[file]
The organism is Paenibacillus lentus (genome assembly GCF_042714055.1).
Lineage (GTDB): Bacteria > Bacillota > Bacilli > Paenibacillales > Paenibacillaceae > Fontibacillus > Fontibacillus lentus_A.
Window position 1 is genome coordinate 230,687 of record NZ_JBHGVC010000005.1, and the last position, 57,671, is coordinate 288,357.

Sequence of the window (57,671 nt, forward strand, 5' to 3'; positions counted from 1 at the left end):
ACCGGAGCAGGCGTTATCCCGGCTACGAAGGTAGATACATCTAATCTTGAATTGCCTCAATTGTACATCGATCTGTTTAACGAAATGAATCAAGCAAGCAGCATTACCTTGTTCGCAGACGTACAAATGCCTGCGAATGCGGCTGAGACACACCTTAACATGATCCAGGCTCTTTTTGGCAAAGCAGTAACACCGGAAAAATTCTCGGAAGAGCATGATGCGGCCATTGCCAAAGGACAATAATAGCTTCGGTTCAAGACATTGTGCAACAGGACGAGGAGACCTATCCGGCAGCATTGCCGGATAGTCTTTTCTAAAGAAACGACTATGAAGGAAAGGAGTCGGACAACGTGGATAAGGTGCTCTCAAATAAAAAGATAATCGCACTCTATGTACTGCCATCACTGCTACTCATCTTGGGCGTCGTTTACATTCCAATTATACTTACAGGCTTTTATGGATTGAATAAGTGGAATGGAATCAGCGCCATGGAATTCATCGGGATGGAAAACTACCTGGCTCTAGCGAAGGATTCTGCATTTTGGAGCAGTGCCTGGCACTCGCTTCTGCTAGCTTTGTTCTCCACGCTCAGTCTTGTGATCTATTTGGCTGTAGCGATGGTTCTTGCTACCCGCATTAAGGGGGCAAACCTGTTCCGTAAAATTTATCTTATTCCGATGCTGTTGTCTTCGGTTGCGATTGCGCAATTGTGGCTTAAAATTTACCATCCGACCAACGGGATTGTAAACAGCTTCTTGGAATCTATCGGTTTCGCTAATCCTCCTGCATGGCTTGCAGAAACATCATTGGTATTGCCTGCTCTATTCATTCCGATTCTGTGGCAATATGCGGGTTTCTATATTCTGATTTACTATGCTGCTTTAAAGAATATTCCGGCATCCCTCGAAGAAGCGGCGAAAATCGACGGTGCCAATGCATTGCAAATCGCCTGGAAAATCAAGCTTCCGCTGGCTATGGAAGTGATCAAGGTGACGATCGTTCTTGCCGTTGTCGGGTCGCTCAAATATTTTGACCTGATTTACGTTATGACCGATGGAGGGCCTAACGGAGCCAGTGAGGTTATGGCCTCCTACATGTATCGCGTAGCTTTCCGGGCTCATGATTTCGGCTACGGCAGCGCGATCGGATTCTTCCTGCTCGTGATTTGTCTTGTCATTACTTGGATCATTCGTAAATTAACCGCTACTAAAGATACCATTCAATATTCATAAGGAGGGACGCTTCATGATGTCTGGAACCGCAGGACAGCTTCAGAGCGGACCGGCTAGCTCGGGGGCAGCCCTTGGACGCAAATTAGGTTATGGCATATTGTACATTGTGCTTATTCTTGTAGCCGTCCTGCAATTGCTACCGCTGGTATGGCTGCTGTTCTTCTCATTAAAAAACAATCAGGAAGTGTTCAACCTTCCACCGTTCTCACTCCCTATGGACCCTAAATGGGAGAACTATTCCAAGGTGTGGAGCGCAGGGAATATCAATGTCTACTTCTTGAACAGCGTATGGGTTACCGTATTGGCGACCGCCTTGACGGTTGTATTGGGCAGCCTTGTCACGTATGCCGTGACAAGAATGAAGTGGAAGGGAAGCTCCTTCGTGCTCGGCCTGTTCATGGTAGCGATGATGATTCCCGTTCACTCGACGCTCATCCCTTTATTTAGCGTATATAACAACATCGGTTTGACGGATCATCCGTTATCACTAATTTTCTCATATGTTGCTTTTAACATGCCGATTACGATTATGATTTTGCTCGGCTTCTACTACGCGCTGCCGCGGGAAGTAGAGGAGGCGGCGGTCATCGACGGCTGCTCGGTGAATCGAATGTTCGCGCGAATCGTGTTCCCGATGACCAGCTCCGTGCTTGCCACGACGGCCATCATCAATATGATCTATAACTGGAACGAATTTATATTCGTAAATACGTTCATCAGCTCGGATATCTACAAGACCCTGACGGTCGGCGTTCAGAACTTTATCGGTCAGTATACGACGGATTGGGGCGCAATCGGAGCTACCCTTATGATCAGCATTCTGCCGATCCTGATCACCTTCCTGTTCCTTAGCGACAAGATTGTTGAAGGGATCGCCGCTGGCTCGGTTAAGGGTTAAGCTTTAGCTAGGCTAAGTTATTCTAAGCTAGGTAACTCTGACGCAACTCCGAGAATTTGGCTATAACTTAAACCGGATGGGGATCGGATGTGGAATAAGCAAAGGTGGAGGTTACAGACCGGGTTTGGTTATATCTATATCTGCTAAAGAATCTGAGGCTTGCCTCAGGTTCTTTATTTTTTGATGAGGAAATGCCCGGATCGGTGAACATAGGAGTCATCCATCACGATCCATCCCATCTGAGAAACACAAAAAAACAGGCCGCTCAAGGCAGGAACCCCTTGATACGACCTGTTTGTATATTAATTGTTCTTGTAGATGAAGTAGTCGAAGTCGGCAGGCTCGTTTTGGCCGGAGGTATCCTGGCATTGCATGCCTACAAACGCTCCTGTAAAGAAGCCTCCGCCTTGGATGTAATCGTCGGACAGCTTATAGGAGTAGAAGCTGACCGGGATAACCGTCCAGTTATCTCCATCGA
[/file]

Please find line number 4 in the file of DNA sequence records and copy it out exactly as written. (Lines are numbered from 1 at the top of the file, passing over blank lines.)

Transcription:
Sequence of the window (57,671 nt, forward strand, 5' to 3'; positions counted from 1 at the left end):